Impact investing is a rising trend, particularly in the UK and North America. The impact investing model doesn’t aim for maximum profit, but for social impact—achieving positive change. Check out this video for a quick overview (CC By G8 Task Force on Social Impact Investment).
Could It Work in Finland?
Could impact investing also help Finland deal with its economic problems? The government’s treasury is running out, and politicians are feverishly looking for ways to secure welfare services with ever fewer resources. The public sector cannot manage alone.
At the same time, Finland has many small companies well poised to achieve social change. However, these companies have trouble finding suitable sources of financing to develop their operations. Private capital and expertise is needed.
Where to Begin?
Experiences and lessons learned the hard way around the world with respect to impact investing are available to anyone wanting to get started. Just last week, we organised a seminar the gathered public, private and third sector people under the same roof.
In addition to Finnish experts, one of our speakers was Caroline Mason, chief executive of the Esmée Fair-bairn Foundation, one of the UK’s leading social investors. She talked to our enthusiastic audience about the key considerations that need to be taken into account in impact investing:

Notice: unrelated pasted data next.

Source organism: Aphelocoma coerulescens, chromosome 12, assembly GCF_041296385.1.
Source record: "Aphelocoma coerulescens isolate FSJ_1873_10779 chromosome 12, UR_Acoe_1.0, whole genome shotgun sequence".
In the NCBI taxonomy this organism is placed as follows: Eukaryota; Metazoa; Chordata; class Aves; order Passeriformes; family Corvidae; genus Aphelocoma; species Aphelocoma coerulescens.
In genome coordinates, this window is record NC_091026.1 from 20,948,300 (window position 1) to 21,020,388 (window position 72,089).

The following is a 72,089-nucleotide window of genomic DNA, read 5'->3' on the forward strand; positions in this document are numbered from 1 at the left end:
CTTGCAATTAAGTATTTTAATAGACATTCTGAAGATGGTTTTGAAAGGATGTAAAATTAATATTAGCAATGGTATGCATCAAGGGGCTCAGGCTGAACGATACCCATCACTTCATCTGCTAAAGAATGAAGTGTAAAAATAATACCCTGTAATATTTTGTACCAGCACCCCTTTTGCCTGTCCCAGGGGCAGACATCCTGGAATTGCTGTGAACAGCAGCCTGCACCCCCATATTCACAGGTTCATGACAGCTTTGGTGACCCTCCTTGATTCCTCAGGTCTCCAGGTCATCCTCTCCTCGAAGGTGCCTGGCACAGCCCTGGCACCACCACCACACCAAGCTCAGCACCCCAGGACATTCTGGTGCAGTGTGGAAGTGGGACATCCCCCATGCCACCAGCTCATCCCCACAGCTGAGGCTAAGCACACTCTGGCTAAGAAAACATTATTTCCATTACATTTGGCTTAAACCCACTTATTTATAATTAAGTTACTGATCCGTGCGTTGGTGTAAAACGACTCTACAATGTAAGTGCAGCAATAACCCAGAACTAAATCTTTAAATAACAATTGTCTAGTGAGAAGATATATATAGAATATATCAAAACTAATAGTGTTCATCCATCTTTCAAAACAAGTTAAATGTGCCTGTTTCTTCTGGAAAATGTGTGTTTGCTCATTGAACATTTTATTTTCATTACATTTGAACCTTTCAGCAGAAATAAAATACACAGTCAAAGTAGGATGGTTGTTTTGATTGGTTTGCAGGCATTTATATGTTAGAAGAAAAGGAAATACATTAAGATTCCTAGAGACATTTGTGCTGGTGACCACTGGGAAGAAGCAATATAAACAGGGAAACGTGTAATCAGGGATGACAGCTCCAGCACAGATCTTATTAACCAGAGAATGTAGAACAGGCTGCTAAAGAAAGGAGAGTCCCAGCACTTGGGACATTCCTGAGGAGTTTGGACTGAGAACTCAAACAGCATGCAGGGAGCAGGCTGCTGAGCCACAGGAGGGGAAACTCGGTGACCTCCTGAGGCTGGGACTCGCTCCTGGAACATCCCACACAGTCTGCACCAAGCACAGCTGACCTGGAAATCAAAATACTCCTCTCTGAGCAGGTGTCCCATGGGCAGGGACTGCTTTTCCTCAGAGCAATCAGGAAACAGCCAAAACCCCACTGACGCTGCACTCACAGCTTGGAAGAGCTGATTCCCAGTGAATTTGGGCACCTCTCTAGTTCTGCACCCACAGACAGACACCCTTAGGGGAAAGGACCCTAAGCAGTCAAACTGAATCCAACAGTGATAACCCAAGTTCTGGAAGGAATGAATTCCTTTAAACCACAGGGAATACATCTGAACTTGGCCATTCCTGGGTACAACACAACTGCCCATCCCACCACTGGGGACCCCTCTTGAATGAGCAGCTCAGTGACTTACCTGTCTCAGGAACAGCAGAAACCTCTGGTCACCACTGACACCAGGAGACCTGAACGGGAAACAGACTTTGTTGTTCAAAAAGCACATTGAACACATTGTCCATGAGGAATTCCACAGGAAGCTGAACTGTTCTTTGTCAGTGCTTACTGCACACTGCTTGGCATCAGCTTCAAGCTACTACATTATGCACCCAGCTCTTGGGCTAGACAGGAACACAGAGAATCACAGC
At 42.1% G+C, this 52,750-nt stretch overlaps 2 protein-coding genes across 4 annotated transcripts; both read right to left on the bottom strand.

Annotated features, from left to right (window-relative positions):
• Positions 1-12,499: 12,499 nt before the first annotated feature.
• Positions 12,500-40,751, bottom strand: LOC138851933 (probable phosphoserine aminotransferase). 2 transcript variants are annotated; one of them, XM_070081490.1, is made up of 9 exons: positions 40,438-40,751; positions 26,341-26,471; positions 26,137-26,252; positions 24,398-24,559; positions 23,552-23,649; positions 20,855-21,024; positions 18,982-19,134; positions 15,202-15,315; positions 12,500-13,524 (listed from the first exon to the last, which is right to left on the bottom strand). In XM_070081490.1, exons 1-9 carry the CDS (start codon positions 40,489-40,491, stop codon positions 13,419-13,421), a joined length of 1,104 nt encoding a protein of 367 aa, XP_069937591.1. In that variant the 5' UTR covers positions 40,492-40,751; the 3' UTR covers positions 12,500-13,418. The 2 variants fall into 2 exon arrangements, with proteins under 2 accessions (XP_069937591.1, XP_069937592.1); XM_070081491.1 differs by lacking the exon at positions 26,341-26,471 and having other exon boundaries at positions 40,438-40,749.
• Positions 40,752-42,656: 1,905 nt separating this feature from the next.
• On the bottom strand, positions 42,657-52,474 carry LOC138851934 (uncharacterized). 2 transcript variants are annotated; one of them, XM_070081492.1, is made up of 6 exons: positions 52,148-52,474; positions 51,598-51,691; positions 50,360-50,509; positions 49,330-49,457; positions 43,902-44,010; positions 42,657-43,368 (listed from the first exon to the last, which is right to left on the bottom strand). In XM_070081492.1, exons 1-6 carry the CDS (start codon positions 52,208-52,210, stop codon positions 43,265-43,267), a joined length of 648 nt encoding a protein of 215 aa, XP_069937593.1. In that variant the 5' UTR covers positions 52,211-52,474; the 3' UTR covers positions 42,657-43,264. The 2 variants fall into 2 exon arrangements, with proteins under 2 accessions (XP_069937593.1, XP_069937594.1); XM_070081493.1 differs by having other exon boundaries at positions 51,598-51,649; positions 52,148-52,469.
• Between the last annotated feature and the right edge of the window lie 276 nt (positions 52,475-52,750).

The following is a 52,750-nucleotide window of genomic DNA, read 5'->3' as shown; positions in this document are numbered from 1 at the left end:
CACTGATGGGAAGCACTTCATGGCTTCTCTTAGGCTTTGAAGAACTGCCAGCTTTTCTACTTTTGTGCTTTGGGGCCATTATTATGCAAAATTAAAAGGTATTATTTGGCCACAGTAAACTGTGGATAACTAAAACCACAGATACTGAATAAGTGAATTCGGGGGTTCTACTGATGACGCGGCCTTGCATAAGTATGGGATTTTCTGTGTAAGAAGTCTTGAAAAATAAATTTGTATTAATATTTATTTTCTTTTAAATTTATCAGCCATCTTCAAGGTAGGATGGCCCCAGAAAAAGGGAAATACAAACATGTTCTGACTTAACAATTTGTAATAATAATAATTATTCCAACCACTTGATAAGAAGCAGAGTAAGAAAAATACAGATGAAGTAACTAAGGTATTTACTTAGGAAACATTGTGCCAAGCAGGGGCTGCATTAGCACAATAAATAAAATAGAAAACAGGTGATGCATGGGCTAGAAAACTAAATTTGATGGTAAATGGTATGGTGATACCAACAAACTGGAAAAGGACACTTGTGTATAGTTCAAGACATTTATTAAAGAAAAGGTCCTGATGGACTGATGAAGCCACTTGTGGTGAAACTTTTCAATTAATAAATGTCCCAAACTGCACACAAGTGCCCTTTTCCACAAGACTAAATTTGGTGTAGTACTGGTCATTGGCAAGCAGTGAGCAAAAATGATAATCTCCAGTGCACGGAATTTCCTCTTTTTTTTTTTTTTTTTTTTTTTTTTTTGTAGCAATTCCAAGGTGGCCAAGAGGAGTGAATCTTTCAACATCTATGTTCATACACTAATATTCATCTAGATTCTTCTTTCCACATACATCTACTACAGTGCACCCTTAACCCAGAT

- Focus resources to achieve change and keep operating models simple. The change being sought is the most important driver.
- Verify and communicate impacts.
- Develop a deep understanding of the impact area in which you want change to happen and the risks that are associated with it. Impact investing is not for impatient investors: the time scale could be years.
- Stay close to and work with the investment target.
- Encourage interaction and follow changes as they occur.
Profitable Investments in Change
Impact investing offers a promising channel for social change. We are certain that the debate about the subject is due to expand and deepen and lead to new and innovative solutions in Finland.